Page 29 - May Slippery Rock Gazette
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  Slippery rock Gazette
Revisiting Hope, New Jersey
May 2020|29
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Also being built during this time were two farms that were needed to supply not only the food for Hope’s growing population, but the grain needed to keep the now fully-functional grist mill in production. Soon to follow were the two kilns needed for the mass manufacturing of brick and mortar, and a store to accommodate the growing community.
By 1773, the construc- tion of three more limestone buildings was underway all
within earshot of the mill: a tannery, a brewery and a dis- tillery. By 1775, two houses had also been constructed out of the local limestone. The second of these two houses was home to Stephen Nicolaus, the builder and op- erator of the kilns, and also was used as a school and where town residents could come to bake the day’s bread in the large community bee- hive oven. The town was growing, and houses were now steadily rising in lock- step with that growth.
Most Moravian-built structures can be identi- fied by the signature brick arches above the windows and the cut and place- ment of the cornerstones. The limestone quarry was under a mile away and the limestone blocks were de- livered by draft horses and wagon. Mortar was made at the kiln with a mixture of ground limestone and locally dug clay.
It is noteworthy to men- tion that the Moravians du- tifully worshiped 2-3 times per day, but at this point, no place of worship had yet been constructed. The Gemeinhous, their church, also called a “Sall”, was built in 1781 and served as a community center, cul- tural center, and dormitory for out of town visitors, as well as the residence for the presiding minister and his family. Townspeople could come here for the Good Word and the good food that was prepared in the two kitchens, while keep- ing up with the day’s news, socializing, or meeting with out-of-town businessmen there to purchase locally produced goods.
It was now the turn of the century, and a school had finally been built as well as a sawmill, an oil mill and a pottery, again, all within earshot of the gristmill.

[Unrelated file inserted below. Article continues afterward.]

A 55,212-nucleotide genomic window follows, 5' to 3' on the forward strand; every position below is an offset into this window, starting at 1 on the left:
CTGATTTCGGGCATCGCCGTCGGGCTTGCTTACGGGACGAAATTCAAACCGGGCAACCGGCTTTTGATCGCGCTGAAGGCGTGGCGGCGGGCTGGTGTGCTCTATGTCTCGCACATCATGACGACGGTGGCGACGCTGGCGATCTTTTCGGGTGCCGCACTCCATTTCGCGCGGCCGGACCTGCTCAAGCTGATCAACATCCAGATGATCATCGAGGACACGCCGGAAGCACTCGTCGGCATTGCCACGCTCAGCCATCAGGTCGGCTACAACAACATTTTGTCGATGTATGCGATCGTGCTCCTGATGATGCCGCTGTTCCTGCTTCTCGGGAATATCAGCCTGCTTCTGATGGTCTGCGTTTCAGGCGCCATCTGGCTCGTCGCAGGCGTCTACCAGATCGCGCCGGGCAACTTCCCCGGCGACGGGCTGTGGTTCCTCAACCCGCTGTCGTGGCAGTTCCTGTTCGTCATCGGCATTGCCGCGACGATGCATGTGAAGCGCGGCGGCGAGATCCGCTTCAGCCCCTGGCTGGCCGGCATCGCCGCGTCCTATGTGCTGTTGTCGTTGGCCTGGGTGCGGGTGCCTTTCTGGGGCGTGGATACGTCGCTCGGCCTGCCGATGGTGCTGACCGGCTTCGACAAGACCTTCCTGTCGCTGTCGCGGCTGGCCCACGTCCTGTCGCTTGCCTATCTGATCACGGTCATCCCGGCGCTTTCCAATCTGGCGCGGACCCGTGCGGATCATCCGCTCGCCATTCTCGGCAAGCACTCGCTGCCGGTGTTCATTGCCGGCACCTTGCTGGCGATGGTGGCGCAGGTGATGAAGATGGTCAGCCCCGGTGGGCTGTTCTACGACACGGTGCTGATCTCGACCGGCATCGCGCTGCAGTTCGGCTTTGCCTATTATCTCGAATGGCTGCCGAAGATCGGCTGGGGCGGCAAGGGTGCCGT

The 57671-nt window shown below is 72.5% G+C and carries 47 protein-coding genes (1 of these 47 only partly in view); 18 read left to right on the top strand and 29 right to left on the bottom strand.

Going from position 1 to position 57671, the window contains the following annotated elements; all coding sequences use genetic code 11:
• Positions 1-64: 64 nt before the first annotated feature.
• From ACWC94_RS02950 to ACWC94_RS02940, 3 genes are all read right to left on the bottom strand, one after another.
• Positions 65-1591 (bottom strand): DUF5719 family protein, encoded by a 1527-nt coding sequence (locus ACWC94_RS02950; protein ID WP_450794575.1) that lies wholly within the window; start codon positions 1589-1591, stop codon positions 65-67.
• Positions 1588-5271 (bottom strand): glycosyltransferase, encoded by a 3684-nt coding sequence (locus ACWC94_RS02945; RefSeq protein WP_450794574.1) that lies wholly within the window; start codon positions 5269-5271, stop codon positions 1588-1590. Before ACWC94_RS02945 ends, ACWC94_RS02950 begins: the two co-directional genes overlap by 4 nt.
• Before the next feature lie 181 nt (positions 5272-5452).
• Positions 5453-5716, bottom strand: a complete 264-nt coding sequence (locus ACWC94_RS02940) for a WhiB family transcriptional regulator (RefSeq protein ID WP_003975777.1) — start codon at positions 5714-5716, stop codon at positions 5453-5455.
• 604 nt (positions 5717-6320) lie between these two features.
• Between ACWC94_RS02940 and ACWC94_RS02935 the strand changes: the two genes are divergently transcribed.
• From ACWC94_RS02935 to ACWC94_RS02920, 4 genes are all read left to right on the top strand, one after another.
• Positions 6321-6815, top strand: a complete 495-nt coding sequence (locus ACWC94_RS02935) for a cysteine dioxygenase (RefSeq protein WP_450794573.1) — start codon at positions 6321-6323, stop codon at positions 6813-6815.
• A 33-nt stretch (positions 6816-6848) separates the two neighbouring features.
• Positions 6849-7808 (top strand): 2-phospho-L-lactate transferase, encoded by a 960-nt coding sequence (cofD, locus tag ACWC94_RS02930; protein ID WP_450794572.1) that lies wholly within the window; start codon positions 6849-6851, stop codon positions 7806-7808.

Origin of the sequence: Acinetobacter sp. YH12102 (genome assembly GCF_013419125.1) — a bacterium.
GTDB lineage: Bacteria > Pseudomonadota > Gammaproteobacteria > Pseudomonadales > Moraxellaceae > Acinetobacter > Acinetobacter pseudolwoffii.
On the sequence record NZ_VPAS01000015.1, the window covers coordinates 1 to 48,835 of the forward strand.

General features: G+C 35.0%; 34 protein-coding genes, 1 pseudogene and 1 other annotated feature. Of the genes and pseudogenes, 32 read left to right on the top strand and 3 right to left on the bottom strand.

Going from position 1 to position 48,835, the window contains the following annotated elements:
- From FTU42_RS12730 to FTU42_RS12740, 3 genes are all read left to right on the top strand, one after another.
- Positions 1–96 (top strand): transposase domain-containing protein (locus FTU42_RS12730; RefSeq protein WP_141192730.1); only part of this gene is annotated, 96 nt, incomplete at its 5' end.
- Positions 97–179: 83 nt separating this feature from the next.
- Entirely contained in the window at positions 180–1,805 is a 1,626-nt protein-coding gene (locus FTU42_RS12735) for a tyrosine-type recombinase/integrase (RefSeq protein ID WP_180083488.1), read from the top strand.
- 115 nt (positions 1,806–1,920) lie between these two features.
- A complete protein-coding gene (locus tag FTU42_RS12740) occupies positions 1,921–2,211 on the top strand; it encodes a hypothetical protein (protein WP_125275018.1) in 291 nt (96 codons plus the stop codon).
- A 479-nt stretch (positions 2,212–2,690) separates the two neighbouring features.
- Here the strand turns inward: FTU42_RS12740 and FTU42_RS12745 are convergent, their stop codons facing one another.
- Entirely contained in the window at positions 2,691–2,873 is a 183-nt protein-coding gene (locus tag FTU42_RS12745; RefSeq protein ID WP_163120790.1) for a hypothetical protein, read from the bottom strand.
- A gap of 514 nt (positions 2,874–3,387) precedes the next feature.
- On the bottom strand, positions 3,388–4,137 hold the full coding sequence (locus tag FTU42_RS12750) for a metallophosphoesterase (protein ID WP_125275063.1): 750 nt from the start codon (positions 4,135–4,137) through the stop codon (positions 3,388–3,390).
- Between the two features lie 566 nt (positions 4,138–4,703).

Please turn to page 35
2020 “Stone of the
Year” Announced
been chosen as the 2020 Natural Stone Institute Stone of the Year. The stone will be featured on 2020 member certificates, membership code of ethics, and association marketing materials throughout the year.
Tesoro Bianco by Zucchi is a stunning and luxurious white marble quarried from a special site in the southeast region of Brazil where its small vein of pure white nat- ural stone is found. Tesoro Bianco is a rare kind of mar- ble composed of 80% dolo- mite. It is one of the densest and most resistant marbles found in South America. Its dominant pure white color palette is balanced with oc- casional light blue crystals and is suitable for interior and exterior applications.
esoro Bianco marble
 by Granitos Zucchi has
   For more information on Tesoro Bianco and the Natural Stone Institute’s Stone of the Year program, visit www.naturalstonein-
The Natural Stone Institute is a trade association rep- resenting every aspect of the natural stone industry. Learn more at www.natu-
      This trim cottage with a natural slate roof was built in 1776. The front and side porches are modern additions.

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